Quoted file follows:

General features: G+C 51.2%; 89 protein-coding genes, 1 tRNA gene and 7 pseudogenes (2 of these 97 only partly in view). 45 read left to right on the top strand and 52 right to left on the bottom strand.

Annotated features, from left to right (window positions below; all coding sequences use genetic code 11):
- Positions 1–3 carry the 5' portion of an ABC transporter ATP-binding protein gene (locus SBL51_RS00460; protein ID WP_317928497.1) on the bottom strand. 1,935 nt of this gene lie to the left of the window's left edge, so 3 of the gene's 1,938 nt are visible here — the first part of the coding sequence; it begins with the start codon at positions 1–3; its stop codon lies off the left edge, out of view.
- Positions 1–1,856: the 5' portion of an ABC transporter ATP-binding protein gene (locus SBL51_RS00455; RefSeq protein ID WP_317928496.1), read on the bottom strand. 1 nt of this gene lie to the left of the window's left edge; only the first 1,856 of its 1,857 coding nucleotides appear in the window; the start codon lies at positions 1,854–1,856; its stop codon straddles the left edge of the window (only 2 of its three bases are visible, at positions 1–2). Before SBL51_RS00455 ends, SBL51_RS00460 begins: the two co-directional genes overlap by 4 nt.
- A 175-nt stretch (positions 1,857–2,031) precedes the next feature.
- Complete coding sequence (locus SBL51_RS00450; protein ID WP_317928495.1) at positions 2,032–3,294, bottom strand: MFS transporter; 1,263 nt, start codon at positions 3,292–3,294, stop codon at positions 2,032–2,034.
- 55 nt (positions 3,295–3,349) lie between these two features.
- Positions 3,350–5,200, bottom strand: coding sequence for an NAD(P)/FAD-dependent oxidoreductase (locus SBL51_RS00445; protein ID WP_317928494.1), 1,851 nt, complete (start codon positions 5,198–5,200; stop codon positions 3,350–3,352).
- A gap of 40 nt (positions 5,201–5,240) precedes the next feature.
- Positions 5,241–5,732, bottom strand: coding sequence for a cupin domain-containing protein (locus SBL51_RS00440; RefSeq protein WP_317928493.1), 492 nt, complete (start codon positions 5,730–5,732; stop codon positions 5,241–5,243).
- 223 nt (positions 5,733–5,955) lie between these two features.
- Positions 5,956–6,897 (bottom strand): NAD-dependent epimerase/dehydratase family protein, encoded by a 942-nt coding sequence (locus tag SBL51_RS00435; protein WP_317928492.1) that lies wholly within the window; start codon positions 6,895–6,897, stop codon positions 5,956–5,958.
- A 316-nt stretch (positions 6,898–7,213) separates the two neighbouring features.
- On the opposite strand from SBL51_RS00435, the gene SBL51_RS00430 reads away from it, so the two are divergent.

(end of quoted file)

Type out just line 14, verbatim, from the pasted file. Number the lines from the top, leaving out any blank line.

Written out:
- On the opposite strand from SBL51_RS00435, the gene SBL51_RS00430 reads away from it, so the two are divergent.